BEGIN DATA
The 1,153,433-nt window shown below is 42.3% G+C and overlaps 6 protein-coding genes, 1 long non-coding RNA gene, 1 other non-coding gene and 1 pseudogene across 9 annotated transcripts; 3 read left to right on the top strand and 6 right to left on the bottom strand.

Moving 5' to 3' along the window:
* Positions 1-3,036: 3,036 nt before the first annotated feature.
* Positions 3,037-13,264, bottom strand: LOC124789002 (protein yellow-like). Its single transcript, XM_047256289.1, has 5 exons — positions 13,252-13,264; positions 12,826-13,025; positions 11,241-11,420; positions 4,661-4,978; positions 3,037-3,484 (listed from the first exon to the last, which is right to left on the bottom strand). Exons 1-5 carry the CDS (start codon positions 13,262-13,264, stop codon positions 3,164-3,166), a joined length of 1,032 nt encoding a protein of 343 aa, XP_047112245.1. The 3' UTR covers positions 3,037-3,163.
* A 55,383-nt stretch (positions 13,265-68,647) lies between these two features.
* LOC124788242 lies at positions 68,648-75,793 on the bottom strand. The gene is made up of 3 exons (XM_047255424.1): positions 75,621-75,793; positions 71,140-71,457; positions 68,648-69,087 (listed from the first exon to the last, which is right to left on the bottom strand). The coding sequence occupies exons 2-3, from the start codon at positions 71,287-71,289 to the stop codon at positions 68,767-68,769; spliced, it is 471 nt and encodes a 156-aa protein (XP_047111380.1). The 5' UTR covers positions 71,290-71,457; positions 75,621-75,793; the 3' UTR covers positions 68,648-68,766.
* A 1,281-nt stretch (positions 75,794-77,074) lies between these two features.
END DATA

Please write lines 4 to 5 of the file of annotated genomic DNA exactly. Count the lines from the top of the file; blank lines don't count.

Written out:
* Positions 3,037-13,264, bottom strand: LOC124789002 (protein yellow-like). Its single transcript, XM_047256289.1, has 5 exons — positions 13,252-13,264; positions 12,826-13,025; positions 11,241-11,420; positions 4,661-4,978; positions 3,037-3,484 (listed from the first exon to the last, which is right to left on the bottom strand). Exons 1-5 carry the CDS (start codon positions 13,262-13,264, stop codon positions 3,164-3,166), a joined length of 1,032 nt encoding a protein of 343 aa, XP_047112245.1. The 3' UTR covers positions 3,037-3,163.
* A 55,383-nt stretch (positions 13,265-68,647) lies between these two features.